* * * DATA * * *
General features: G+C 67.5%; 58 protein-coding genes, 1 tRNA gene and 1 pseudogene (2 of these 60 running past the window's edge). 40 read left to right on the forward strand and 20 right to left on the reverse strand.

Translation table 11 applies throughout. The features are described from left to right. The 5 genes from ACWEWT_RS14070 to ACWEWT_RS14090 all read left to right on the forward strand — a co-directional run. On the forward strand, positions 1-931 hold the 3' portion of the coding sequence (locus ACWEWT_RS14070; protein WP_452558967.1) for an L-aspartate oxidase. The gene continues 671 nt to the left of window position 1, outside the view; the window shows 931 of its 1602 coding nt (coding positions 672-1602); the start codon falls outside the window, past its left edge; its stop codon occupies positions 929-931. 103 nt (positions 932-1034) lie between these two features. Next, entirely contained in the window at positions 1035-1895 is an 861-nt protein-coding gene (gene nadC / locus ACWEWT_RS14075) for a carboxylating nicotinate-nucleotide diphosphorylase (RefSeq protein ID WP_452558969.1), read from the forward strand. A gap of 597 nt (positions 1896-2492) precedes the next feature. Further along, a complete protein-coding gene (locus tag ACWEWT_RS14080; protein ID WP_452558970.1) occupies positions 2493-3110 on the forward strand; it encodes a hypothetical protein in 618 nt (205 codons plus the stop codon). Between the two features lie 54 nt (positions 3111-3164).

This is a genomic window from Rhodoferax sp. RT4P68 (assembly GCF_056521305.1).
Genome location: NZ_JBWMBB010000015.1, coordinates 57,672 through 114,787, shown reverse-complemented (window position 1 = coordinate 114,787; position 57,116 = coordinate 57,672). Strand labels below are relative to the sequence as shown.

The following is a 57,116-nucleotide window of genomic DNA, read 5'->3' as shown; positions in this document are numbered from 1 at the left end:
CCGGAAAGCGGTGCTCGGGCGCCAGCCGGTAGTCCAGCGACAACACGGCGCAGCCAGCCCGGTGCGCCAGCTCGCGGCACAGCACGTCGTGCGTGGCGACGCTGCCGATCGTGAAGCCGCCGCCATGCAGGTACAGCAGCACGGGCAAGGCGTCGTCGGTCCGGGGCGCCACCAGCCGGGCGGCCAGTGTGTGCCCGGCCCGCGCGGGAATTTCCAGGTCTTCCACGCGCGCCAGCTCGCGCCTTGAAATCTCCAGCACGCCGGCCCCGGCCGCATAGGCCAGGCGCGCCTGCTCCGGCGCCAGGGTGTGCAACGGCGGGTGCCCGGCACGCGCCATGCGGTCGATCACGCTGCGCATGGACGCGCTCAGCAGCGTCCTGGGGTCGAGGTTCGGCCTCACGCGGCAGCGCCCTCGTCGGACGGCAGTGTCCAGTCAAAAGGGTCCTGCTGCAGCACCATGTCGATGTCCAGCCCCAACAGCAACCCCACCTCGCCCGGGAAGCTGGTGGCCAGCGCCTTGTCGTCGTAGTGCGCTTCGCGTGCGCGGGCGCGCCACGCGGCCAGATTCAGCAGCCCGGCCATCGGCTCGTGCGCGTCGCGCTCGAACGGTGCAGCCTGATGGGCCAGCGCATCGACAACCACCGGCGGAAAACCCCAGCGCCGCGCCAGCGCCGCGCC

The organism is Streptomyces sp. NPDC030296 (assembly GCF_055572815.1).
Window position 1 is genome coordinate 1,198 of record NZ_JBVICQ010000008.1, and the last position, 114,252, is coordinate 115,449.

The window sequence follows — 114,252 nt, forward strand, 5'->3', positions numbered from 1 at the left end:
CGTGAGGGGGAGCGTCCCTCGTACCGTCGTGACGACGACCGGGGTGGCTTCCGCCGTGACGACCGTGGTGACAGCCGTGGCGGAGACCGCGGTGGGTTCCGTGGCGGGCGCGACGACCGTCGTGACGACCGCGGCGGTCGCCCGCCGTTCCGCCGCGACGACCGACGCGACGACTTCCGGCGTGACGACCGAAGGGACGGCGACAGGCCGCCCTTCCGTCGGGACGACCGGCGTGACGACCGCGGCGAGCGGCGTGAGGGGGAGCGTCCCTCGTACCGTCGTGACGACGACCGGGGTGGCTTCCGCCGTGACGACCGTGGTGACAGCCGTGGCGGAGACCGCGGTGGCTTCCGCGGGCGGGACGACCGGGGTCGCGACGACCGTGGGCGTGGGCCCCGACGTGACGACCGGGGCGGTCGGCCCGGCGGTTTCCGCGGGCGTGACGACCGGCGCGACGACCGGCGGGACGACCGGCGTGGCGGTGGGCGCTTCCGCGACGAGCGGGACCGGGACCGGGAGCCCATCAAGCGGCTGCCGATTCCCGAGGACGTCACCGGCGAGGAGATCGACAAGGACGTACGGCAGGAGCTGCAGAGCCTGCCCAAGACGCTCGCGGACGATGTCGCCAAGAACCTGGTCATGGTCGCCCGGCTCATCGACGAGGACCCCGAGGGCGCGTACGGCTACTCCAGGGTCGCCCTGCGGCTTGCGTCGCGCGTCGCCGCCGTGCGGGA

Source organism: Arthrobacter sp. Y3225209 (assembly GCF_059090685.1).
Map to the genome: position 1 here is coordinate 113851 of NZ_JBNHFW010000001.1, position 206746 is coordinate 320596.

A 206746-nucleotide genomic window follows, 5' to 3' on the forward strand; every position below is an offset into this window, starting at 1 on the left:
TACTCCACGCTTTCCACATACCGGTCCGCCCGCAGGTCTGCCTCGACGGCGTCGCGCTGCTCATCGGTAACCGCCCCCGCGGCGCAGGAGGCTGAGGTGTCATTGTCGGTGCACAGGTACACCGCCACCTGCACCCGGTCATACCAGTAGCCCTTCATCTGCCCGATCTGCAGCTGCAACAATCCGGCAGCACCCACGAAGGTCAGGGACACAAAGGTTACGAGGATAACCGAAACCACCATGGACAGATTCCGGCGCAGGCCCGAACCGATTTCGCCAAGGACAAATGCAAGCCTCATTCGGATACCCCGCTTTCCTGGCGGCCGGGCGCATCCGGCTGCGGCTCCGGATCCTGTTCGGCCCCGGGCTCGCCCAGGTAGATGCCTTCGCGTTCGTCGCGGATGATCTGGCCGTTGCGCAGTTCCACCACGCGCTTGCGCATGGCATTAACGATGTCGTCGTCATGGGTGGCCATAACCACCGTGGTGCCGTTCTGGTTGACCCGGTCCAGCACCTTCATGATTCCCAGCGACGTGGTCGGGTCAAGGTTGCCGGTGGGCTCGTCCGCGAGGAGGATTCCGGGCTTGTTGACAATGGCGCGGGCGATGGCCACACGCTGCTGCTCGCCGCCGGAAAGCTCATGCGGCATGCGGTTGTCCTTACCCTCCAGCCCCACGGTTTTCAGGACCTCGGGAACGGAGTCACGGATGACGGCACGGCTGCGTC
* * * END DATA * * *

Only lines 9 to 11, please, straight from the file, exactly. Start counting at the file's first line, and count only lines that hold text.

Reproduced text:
The window sequence follows — 114,252 nt, forward strand, 5'->3', positions numbered from 1 at the left end:
CGTGAGGGGGAGCGTCCCTCGTACCGTCGTGACGACGACCGGGGTGGCTTCCGCCGTGACGACCGTGGTGACAGCCGTGGCGGAGACCGCGGTGGGTTCCGTGGCGGGCGCGACGACCGTCGTGACGACCGCGGCGGTCGCCCGCCGTTCCGCCGCGACGACCGACGCGACGACTTCCGGCGTGACGACCGAAGGGACGGCGACAGGCCGCCCTTCCGTCGGGACGACCGGCGTGACGACCGCGGCGAGCGGCGTGAGGGGGAGCGTCCCTCGTACCGTCGTGACGACGACCGGGGTGGCTTCCGCCGTGACGACCGTGGTGACAGCCGTGGCGGAGACCGCGGTGGCTTCCGCGGGCGGGACGACCGGGGTCGCGACGACCGTGGGCGTGGGCCCCGACGTGACGACCGGGGCGGTCGGCCCGGCGGTTTCCGCGGGCGTGACGACCGGCGCGACGACCGGCGGGACGACCGGCGTGGCGGTGGGCGCTTCCGCGACGAGCGGGACCGGGACCGGGAGCCCATCAAGCGGCTGCCGATTCCCGAGGACGTCACCGGCGAGGAGATCGACAAGGACGTACGGCAGGAGCTGCAGAGCCTGCCCAAGACGCTCGCGGACGATGTCGCCAAGAACCTGGTCATGGTCGCCCGGCTCATCGACGAGGACCCCGAGGGCGCGTACGGCTACTCCAGGGTCGCCCTGCGGCTTGCGTCGCGCGTCGCCGCCGTGCGGGA

Source organism: Arthrobacter sp. Y3225209 (assembly GCF_059090685.1).